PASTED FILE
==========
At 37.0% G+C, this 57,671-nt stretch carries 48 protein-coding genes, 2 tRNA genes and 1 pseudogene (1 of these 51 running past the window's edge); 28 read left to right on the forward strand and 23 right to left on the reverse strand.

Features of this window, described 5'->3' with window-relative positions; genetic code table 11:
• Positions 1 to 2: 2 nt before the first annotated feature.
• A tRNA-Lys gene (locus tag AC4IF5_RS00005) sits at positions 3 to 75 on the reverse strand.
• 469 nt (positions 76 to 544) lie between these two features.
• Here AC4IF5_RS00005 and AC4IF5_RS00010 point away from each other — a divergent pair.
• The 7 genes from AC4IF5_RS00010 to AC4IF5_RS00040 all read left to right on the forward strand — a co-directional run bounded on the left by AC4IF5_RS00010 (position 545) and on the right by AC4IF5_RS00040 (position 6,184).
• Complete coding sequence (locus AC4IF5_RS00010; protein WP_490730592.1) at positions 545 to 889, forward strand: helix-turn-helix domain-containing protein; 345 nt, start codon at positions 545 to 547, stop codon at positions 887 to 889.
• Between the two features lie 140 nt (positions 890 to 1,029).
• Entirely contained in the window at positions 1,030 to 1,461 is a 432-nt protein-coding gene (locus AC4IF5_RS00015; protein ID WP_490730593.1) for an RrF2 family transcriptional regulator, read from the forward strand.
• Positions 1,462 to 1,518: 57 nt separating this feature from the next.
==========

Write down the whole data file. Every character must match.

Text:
At 37.0% G+C, this 57,671-nt stretch carries 48 protein-coding genes, 2 tRNA genes and 1 pseudogene (1 of these 51 running past the window's edge); 28 read left to right on the forward strand and 23 right to left on the reverse strand.

Features of this window, described 5'->3' with window-relative positions; genetic code table 11:
• Positions 1 to 2: 2 nt before the first annotated feature.
• A tRNA-Lys gene (locus tag AC4IF5_RS00005) sits at positions 3 to 75 on the reverse strand.
• 469 nt (positions 76 to 544) lie between these two features.
• Here AC4IF5_RS00005 and AC4IF5_RS00010 point away from each other — a divergent pair.
• The 7 genes from AC4IF5_RS00010 to AC4IF5_RS00040 all read left to right on the forward strand — a co-directional run bounded on the left by AC4IF5_RS00010 (position 545) and on the right by AC4IF5_RS00040 (position 6,184).
• Complete coding sequence (locus AC4IF5_RS00010; protein WP_490730592.1) at positions 545 to 889, forward strand: helix-turn-helix domain-containing protein; 345 nt, start codon at positions 545 to 547, stop codon at positions 887 to 889.
• Between the two features lie 140 nt (positions 890 to 1,029).
• Entirely contained in the window at positions 1,030 to 1,461 is a 432-nt protein-coding gene (locus AC4IF5_RS00015; protein ID WP_490730593.1) for an RrF2 family transcriptional regulator, read from the forward strand.
• Positions 1,462 to 1,518: 57 nt separating this feature from the next.